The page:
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Salon
Salon
25 Mar 2023
By Anabelle Doliner


NextImg:5 smarter ways to clean your kitchen, according to pro chefs

As much as I love to cook, cleaning my kitchen is one of my most dreaded—even feared—household tasks. It doesn't take long for dishes to pile up, my limited pantry space is a jumble of spices and jars, and my dirty pans sit on the stove longer than I'd like to admit. I'd pretty much given up on remedying the situation—that is, until I spoke to three cooking pros about their smartest, cleverest, and most-trusted techniques for kitchen cleaning. From general words of wisdom to specific, practical tips, the advice from these chefs has reminded me that keeping my kitchen clean doesn't have to be (such) a chore.

You may think this goes without saying, but it's so important that I'm saying it anyway: Staying organized is the first step to improving your kitchen clean-up process. "The biggest mistake I see home cooks make is not staying organized from the get go," says Caroline Schiff, acclaimed pastry chef at Brooklyn's Gage & Tollner. "The process of mise en place, which is a restaurant standard practice, keeps you neat and organized as you work," she explains. "Starting off this way means the whole process will be more streamlined—even clean-up."

To begin, Schiff recommends "[decanting] ingredients into clear containers," which then get dated and labeled. "We do this in professional kitchens and it keeps you so tidy and organized, plus you can see when you're running low on an ingredient or when something might be past its prime," she says. Schiff also recommends keeping a roll of blue painter's tape and a permanent marker in your kitchen to make labeling a breeze.

An essential part of staying organized in the kitchen is cleaning up as you go. According to Drew Keane, chef de cuisine at Cabra Chicago, doing so "always makes the final clean-up very easy" and "[keeps] your mind focused" as you cook. Specifically, says Keane, it's essential to "wash your tools in-between uses to prevent cross-contamination."

Anna Billingskog, Food52's food stylist extraordinaire, relies on an affordable, accessible tool to make the kitchen clean-up process easier. "The bench scraper is the unsung hero of my prep and cooking zone," Billingskog says. "It's helpful for picking up your odds and ends [like] vegetable scraps and getting them neatly into the compost bin, or for helping pick up some finely chopped herbs off your board and getting it all into the pan at once." Beyond being handy and efficient, bench scrapers are extremely satisfying to use—which may make you more inclined to use them for clean-up duties.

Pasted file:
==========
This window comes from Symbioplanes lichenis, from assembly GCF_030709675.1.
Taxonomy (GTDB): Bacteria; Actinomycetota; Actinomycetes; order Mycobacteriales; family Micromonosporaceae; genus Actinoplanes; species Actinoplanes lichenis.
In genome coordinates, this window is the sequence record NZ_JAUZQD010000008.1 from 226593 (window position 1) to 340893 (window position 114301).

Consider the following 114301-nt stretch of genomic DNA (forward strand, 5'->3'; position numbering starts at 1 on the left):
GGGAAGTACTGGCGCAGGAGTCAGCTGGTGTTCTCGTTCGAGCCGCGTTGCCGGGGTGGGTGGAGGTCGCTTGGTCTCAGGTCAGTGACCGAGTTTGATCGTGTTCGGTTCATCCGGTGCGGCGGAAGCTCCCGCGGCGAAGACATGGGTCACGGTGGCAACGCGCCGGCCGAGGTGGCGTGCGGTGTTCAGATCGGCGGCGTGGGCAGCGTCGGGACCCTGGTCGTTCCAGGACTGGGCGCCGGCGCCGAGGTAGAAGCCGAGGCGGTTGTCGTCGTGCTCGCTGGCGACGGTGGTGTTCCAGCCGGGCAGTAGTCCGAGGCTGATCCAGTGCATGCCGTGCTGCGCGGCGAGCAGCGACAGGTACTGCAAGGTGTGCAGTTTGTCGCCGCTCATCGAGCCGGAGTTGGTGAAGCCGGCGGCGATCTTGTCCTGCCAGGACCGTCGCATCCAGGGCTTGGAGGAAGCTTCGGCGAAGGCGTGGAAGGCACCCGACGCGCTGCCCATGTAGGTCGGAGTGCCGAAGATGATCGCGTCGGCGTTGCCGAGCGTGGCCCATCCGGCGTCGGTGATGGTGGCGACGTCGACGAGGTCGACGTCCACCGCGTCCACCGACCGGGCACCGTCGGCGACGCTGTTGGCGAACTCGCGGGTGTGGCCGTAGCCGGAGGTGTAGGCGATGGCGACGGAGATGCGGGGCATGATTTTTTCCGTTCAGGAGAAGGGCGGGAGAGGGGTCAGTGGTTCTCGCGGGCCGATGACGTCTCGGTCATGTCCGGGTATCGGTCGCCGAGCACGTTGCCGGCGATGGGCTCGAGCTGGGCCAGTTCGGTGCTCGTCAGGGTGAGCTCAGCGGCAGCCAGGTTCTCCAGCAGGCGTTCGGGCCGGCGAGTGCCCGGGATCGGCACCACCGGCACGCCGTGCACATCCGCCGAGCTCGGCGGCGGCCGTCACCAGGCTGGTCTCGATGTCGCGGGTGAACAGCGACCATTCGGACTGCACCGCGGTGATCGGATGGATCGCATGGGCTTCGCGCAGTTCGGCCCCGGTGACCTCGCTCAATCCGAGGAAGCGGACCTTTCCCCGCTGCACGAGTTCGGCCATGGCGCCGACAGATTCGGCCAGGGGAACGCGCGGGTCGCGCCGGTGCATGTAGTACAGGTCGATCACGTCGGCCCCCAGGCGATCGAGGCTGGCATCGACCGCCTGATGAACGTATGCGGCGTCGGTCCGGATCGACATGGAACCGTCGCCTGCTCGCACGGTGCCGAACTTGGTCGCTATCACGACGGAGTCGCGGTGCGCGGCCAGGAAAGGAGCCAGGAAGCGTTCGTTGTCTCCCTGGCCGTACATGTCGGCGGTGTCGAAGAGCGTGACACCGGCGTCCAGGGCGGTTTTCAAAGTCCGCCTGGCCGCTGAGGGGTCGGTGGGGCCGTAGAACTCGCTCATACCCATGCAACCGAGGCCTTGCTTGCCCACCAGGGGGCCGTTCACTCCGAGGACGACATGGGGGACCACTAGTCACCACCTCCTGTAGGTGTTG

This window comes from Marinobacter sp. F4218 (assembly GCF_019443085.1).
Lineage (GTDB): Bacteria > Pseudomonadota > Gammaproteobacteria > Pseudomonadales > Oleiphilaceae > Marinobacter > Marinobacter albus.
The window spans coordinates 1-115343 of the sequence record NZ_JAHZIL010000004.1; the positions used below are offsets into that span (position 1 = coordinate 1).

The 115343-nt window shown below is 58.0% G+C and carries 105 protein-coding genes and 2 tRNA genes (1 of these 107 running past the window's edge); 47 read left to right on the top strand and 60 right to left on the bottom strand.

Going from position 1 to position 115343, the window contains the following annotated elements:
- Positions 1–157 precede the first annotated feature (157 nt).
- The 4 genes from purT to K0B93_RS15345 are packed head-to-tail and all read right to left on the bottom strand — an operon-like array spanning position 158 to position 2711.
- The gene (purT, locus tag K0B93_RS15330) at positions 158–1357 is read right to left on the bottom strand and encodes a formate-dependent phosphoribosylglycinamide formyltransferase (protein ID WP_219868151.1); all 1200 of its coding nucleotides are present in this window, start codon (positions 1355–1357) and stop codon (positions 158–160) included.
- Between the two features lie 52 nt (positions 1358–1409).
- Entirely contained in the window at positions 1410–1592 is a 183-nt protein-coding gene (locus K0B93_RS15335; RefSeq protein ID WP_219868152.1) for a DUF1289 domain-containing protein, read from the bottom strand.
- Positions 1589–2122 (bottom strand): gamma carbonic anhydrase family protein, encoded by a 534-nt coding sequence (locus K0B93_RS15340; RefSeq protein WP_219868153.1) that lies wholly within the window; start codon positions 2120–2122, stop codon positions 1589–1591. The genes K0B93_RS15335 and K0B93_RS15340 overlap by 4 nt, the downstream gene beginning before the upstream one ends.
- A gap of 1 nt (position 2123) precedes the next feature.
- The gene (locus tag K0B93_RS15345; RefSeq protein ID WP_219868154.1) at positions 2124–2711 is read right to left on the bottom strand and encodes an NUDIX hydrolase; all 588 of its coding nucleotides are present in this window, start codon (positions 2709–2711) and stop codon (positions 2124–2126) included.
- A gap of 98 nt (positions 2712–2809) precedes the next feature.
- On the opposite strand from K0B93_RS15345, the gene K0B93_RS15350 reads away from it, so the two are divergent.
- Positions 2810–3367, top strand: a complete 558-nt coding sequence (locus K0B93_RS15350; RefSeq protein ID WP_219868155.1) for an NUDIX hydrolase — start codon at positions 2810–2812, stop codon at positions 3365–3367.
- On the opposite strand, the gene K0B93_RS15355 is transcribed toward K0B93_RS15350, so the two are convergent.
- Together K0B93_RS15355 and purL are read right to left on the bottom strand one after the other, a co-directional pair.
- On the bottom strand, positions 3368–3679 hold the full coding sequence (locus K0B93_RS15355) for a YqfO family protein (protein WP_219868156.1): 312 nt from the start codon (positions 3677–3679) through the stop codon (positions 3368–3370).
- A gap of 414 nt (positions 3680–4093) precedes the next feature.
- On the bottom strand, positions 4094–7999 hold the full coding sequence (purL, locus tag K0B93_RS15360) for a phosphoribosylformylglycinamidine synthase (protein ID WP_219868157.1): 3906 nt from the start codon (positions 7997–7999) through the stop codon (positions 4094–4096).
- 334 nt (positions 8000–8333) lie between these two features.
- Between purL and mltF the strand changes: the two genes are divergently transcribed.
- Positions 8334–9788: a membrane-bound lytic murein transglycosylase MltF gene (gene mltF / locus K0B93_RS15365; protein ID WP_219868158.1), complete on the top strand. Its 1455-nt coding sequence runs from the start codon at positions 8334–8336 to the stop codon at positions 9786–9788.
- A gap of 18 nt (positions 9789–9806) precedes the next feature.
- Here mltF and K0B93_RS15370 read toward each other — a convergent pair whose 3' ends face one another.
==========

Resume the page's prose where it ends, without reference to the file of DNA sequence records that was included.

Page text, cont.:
When you're picking out a bench scraper "the less expensive [ones] work the best," says Billingskog. Just look for something that has some slight bend in the material—that flexibility will help you pick up all of those bits and pieces left on your cutting board.

Once you've used your bench scraper to remove any debris from your cutting board, this trick can help eliminate lingering odors (particularly from garlic and onion) on your board. "When a recipe calls for the juice of half a lemon, I save the other half and rub it cut side down on my board with a little kosher salt (just enough to make a paste)," Billingskog says. While the lemon deodorizes any unwanted smells, the salt scrapes off any remaining residue.

Once you've deodorized and scrubbed your cutting board, don't forget to give it—and the rest of your station—a good wash, especially if you've been working with raw proteins. "I'd always recommend…using a different work area or separate cutting board while handling [poultry]," says Keane. Once you're done, "wash your whole station down, then move onto your next project."

If you've ever baked a cake or fruit pie only to have it bubble over the sides of the pan and onto the bottom of your oven, this one's for you. No matter what you're baking—whether it's a cake or casserole—Schiff recommends putting the dish on a parchment-lined sheet pan to catch any spills. From there, clean-up is easy: "Just toss the parchment and give [the sheet pan] a quick rinse—no scrubbing necessary," Schiff says. "I do this at work and at home and it's so helpful."

Lastly, when disaster strikes, your pots and pans are typically not beyond repair. If you burn the bottom of a pan, according to Billingskog, it's likely salvageable. "Boiling some water in [the pot] with a little baking soda will begin to loosen most burnt-on foods [and] stains," she says. From there, just clean the pan as you normally would—hours of scrubbing not required.